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Where the jobs are

The Thursday New York Times had a fascinating article on the op-ed page (page A27) that is worth chasing down if you can snag a copy. It's a graphic and a couple of paragraphs on data from the Federal Reserve Bank about where the jobs are and are not. The bar graph really helps clarify and make understandable the changes we have been seeing in the job market over the past several years. It's no surprise that in the "Manual Dexterity," "Muscle Power," and "Formulaic Intelligence" categories, steep declines are being registered (Formulaic Intelligence includes jobs like bookkeepers, clerks, and typists--work that technology is shifting).

Steep increases have been registered in "People Skills and Emotional Intelligence" (financial services sales, nurses, recreation workers, lawyers), "Imagination and Creativity" (actors, architects, designers, photographers, cosmetologists), and "Analytic Reasoning" (legal assistants, scientists, engineers).

The authors, who include the chief economist at the Federal Reserve, note that Americans have, many times in the past, adjusted to changing economic conditions and have learned new skills. They also note that whenever these shifts take place, in the long run, people end up with better jobs that pay more. Finally, they note that "trying to preserve existing jobs will prove futile."

Communities need to learn what the jobs of the future are and make sure the training is available for them. The best thing about this--many of these jobs do NOT require four years of college. Two year colleges and trade institutes can pro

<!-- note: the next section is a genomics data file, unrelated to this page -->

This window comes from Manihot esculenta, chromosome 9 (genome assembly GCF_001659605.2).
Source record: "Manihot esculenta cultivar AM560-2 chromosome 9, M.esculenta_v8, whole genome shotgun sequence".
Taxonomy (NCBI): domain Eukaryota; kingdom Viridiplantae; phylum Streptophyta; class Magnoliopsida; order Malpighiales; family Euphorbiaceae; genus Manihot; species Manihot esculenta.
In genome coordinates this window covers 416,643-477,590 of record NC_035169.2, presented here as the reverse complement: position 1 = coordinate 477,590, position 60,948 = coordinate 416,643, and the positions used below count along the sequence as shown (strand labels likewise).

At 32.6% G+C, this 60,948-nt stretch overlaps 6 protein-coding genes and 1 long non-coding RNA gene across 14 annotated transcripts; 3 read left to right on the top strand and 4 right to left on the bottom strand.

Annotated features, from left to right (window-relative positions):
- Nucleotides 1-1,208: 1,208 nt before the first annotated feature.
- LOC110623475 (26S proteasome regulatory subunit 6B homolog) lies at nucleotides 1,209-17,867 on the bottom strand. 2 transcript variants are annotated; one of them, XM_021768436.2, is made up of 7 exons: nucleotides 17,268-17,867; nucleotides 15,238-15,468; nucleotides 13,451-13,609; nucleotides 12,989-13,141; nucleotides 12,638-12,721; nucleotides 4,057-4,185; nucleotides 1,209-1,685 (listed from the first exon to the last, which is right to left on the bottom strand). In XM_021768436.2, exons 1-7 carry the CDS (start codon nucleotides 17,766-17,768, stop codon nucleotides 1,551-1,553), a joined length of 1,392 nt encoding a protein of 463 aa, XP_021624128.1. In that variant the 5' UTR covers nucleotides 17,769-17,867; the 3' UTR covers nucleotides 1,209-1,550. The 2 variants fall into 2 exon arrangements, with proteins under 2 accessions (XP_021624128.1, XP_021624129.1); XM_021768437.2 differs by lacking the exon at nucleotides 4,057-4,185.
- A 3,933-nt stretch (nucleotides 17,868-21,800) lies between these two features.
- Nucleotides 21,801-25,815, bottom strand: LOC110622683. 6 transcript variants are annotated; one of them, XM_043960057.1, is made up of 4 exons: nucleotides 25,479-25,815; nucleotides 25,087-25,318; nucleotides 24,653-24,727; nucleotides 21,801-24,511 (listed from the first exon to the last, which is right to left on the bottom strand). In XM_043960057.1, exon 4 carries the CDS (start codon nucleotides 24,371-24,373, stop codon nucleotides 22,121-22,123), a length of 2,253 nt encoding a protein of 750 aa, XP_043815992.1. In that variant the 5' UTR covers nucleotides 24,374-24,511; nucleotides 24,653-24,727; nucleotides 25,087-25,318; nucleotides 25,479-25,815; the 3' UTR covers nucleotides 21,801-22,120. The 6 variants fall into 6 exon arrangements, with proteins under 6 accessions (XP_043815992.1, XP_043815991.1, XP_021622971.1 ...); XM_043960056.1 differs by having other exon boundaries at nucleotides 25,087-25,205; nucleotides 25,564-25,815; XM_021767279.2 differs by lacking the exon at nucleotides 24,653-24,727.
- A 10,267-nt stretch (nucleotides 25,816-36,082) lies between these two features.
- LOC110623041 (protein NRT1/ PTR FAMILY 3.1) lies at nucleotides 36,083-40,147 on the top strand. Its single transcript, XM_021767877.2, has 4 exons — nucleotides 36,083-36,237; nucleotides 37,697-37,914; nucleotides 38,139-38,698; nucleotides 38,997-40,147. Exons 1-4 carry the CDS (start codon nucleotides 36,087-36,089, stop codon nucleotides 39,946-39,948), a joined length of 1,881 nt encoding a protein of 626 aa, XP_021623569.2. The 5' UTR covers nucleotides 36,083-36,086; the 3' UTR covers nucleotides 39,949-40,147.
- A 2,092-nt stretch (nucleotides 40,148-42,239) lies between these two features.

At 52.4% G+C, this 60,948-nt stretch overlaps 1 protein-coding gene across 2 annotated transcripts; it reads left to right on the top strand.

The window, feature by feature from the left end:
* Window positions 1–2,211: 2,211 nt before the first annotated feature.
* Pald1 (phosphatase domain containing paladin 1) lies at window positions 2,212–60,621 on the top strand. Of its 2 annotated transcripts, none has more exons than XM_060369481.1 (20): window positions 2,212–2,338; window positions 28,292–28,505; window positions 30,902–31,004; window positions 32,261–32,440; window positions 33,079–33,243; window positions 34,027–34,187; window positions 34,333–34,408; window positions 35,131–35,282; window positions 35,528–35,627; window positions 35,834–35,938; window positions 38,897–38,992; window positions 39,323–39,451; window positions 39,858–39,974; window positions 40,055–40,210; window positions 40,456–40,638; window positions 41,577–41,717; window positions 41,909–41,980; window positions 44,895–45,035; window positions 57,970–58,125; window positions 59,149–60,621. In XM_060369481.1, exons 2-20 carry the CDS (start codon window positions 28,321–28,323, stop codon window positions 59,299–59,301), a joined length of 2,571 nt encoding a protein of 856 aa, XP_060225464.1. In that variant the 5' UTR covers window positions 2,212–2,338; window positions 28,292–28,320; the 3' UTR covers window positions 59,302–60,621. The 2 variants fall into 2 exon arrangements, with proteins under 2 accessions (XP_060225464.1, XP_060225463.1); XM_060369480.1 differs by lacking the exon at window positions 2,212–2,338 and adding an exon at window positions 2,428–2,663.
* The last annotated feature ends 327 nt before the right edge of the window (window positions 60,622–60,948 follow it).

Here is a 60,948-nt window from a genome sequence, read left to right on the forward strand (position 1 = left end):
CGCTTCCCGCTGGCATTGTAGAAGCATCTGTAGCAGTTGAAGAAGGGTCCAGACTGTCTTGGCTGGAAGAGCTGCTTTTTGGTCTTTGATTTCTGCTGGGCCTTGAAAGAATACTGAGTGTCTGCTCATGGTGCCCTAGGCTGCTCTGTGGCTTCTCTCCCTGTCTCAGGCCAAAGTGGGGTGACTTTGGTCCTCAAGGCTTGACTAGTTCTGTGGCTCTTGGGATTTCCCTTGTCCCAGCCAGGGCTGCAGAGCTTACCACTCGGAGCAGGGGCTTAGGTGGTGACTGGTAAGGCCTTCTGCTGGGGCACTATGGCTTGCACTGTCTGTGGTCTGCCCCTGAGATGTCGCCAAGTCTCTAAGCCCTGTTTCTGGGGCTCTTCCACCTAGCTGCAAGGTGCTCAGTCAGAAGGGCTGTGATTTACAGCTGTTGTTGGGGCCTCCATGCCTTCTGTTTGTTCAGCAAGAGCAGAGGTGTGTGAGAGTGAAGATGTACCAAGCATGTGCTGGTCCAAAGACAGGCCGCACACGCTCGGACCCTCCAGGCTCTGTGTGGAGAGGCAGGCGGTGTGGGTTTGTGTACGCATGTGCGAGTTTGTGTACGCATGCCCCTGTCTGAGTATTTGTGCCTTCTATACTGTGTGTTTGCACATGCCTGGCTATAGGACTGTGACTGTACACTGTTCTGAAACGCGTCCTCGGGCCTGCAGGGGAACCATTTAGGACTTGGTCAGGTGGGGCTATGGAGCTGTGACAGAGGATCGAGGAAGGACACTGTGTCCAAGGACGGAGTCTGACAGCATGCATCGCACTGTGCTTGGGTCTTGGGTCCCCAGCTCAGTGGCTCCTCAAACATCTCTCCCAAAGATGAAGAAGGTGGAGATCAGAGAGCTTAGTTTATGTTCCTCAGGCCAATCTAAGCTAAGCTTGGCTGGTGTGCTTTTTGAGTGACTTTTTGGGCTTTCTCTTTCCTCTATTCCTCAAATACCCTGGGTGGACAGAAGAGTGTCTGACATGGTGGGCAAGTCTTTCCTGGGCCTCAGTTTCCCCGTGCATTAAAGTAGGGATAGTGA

India market crash not a surprise...

If you had read our recent book of the month Adventure Capitalist, you would not have been surprised by the market crash and unrest in India following elections. The author, Jim Rogers, predicted that India's rise in economic status would be bumpy because of the huge disparity between the rising middle class that has been fueling the economic development there and the desperately poor in rural areas, who represent a majority.

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A la carte cable television?

An article in the business section of the Sunday Roanoke Times talks about cable TV and the growing clamor for a la carte rates--in other words, instead of paying for 60,70, or 200 channels at a flat rate, you could pick and choose which channels you want to watch, and pay only for those.

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Metal rubber bounces out of Blacksburg

A small, privately held company in Blacksburg called NanoSonic has begun marketing what it calls "metal rubber." An article in the Roanoke Times indicated the nanomaterials company has been developing the product for several years. The material has the ability to conduct electricty while being stretched, and has been mentioned as a possible new material for use in "morphing" aircraft wings which could change shape during flight.